Published on October 26th, 2019 | by Mark Dwyer


Commission for Aviation Regulation Publish Determination on Dublin Airport Charges

There was anger all round after the Commission for Aviation Regulation (CAR) published its Determination on Dublin Airport charges for 2020-2024 on Thursday. The average price for the period 2020-2024 will be €7.87 (€7.50 in the first two years, increasing to €8.32 by the end of the period).  This is an 11% reduction to the 2019 price cap of €8.81.

“This price cap will allow Dublin Airport collect €1.4bn from Airport Charges over the 5 years, and we estimate a further €1.4bn from commercial revenues. It allows for up to €2.3bn in capital investment in the period. We are fully supportive of all capital projects.” A statement from CAR said.

Launching the decision Cathy Mannion, Commissioner said “Our decision allows Dublin Airport provide passengers with a high quality service while delivering  key pieces of national infrastructure which will significantly increase the capacity of the airport. We allow for €2.3bn of investment which will deliver an airport capable of serving 40m passengers per year at a level of service in line with international standards. Working with our Passenger Advisory Group we have put in place 22 quality of service measures compared to the 9 that were in place in 2009.  For the first time, we have specific measures focusing on passengers who may require extra assistance.  Dublin Airport will pay a penalty if they fail to meet these standards.”

CAR has introduced new high-powered financial penalties to incentivise Dublin Airport to deliver its proposed capital investments, as planned and on time. If Dublin Airport does not proceed with certain proposed projects the price cap is reduced.

daa Reaction

The Dublin Airport Authority (daa) were quick to react to the determination saying the decision was “A Disaster For Passengers And For The Irish Economy”. Their statement went on to say that they were hugely disappointed with the price cap which is 18% below Dublin Airport’s flat pricing proposal of €9.65 that was discussed with airlines 12 months ago.

“The flat pricing proposition would have funded almost €2 billion of much-needed investment at Dublin Airport to deliver new boarding gates, aircraft parking stands, an upgraded security area, and improvements to other customer facilities. This flat pricing plan and was supported by the vast majority of airline customers during daa’s extensive consultation process.

“The final price that CAR has set does not reflect the reality of the market. Dublin Airport is an efficient operator by European standards with extremely low airport charges, which in turn produces significant competition between airlines and offers increased passenger choice. daa will now study CAR’s full report and assess its impact on the capital development plans that were previously submitted. It will also decide whether it will appeal the Regulator’s Final Determination.”

Ryanair Reaction

On the other side, as this biggest carrier at Dublin Airport, Ryanair also criticised the final decision saying the ruling allows Dublin Airport to increase its fees from €15 in 2020, to over €16.50 per passenger in 2024.(these figures include the inbound and outbound charge).

Ryanair’s Chief Commercial Officer, David O’Brien said “Today’s ruling by the CAR is disappointing and a bad day for passengers. Dublin Airport already charges among the highest passenger fees of any of the airports Ryanair flies to in Europe.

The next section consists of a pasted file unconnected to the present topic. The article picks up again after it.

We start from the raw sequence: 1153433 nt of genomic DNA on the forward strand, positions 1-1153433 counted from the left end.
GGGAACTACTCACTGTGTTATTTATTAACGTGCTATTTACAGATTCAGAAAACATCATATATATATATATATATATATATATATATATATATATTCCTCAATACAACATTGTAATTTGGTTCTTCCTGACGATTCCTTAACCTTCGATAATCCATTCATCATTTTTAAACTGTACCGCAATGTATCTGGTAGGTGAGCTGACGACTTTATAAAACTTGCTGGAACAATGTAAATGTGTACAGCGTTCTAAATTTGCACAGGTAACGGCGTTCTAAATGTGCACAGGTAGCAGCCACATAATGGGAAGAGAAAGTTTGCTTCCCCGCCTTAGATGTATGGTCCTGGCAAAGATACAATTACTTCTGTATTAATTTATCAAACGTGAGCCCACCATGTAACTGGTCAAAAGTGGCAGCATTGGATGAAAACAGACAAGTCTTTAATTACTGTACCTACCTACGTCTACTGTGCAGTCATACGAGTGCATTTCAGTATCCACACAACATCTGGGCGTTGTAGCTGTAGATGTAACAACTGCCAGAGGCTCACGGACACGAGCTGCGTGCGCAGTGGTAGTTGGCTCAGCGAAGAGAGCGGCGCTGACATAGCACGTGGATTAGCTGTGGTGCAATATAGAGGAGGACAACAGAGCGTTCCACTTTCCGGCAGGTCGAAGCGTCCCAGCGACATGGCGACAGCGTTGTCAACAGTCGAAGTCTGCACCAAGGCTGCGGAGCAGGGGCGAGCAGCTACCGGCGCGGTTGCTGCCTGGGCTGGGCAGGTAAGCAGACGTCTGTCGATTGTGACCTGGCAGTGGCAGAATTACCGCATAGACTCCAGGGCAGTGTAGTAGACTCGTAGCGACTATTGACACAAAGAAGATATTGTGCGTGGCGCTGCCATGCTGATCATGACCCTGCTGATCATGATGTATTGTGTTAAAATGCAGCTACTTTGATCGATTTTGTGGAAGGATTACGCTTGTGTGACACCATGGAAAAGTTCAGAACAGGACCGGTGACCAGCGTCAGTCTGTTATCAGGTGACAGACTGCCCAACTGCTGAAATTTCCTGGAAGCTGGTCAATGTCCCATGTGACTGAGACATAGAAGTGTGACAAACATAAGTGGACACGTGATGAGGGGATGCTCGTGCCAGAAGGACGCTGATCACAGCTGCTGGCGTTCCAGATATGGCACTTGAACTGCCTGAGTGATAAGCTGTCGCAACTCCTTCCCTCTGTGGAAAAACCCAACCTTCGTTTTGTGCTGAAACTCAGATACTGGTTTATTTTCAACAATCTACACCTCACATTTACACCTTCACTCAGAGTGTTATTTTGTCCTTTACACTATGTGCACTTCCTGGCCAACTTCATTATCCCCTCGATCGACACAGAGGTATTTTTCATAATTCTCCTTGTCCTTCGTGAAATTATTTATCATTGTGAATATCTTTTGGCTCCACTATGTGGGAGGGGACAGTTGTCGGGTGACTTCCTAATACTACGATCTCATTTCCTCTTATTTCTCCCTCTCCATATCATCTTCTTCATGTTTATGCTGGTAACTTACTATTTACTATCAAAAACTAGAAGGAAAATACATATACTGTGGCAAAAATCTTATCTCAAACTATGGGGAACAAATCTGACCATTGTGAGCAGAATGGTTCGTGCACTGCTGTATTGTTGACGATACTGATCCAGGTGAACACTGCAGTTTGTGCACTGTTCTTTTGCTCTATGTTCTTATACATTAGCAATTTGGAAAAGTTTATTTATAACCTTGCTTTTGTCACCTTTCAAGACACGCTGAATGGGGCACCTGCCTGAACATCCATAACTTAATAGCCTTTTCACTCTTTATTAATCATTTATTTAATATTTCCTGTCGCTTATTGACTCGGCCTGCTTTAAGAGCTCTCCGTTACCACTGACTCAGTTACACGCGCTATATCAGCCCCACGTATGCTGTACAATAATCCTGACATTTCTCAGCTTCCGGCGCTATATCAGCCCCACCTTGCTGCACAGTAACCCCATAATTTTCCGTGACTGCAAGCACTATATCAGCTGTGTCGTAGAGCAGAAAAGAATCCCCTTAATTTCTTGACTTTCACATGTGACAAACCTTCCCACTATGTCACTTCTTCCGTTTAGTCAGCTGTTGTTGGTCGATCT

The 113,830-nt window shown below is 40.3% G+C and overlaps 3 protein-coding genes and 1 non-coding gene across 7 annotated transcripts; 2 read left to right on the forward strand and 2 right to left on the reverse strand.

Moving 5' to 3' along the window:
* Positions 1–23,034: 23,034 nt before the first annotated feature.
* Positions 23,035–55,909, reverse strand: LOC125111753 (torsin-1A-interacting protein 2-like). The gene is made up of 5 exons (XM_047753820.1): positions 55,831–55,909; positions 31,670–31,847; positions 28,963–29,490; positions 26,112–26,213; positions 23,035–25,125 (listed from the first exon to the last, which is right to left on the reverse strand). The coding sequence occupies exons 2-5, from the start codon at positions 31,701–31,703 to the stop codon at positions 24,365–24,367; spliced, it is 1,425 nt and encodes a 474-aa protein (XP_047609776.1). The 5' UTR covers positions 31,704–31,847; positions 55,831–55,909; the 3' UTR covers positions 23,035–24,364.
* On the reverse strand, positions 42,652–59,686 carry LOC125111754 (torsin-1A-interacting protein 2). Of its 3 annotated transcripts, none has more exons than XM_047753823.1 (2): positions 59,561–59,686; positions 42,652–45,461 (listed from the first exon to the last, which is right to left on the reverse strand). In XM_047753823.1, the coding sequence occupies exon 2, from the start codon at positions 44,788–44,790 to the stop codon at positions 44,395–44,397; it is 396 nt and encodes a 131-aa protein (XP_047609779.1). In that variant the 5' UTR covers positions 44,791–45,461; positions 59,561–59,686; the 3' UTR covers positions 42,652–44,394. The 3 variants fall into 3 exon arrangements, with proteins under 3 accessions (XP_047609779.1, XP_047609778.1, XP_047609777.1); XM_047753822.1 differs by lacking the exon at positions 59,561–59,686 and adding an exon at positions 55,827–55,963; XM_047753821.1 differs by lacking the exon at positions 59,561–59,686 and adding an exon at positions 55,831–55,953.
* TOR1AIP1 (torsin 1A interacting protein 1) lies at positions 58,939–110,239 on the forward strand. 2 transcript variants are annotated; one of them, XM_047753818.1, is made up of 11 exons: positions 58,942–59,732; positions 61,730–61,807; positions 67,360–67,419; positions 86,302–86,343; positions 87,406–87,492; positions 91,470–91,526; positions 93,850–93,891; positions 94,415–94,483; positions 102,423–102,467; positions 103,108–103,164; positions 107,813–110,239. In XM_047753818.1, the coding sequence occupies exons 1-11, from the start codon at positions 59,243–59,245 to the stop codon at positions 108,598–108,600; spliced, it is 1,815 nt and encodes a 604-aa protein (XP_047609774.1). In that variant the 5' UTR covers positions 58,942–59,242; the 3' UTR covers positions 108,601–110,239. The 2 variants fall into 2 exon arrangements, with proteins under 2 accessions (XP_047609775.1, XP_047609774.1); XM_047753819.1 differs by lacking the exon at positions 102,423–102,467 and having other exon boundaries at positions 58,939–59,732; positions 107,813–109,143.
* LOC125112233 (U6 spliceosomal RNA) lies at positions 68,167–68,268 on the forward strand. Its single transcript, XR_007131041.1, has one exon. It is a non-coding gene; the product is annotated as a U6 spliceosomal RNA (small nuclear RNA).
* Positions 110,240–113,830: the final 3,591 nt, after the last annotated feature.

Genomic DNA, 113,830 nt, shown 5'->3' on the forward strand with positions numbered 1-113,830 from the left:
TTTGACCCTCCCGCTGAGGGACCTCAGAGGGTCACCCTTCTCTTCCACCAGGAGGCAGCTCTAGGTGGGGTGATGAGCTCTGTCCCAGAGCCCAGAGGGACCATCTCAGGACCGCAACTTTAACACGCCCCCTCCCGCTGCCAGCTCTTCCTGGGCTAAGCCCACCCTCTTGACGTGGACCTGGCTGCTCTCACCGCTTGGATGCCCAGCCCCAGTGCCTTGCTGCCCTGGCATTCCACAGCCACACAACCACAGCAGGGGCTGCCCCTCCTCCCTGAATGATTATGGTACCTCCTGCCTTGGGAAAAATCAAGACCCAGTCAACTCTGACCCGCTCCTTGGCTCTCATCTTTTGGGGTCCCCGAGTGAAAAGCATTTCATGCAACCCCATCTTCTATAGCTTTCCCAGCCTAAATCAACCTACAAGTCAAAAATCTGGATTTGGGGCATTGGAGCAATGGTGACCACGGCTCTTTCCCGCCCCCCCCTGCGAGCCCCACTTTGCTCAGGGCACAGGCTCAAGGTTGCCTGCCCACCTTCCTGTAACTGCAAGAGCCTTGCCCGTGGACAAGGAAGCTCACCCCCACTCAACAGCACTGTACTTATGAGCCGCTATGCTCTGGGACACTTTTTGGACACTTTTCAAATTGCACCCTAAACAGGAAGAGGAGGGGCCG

“Ryanair believes that the original ruling to fix Dublin Airport’s charges at €15 per departing passenger for the next 5 years was already a generous settlement, as it allowed Dublin Airport to retain all of the income (both aviation and commercial) generated by the record traffic growth delivered by Ryanair and other airlines at Dublin.

“However, today’s perverse and anti-consumer final determination by the CAR, now allows Dublin Airport to increase its charges over the next five years, while continuing to extract monopoly profits from its high airport fees and its very high commercial revenues coming from its car parks, retail, restaurants, and other outlets.”

Interestingly, Emirates were not in favour of a cut in passenger charges. Speaking ahead of the announcement, Enda Corneille, the head of Emirates’ Ireland operations, told the Irish Independent the aviation regulator should moderate her proposed cut to permitted fees at Dublin Airport to keep its expansion on track. “We don’t believe a short-term gain on reduced fees is a price that’s worth paying to stop needed investment.” The average ticket cost for Emirates would be significantly higher than low cost carriers and therefore has a much smaller effect on the overall ticket price.

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About the Author

Mark is an airline pilot flying the Boeing 737 for a major European airline. In addition he is also a Type Rating Instructor, Type Rating Examiner and Base Training Captain on the B737. Outside of commercial flying Mark enjoys flying light aircraft from the smallest 3 Axis microlights up to heavier singles. He is also an instructor and EASA Examiner on single engines and a UK CAA Examiner. He flies the Chipmunk for the Irish Historic Flight Foundation (IHFF). Mark became the Chairman of the National Microlight Association of Ireland (NMAI) in 2013 and has overseen a massive growth in the organisation. In this role he has worked at local and national levels. In 2015, Mark won ‘Upcoming Aviation Professional Award’ at the Aviation Industry Awards sponsored by the IAA. Mark launched this website back in 2002 while always managing the website, he has also been Editor and Deputy Editor of FlyingInIreland Magazine from 2005 to 2015.

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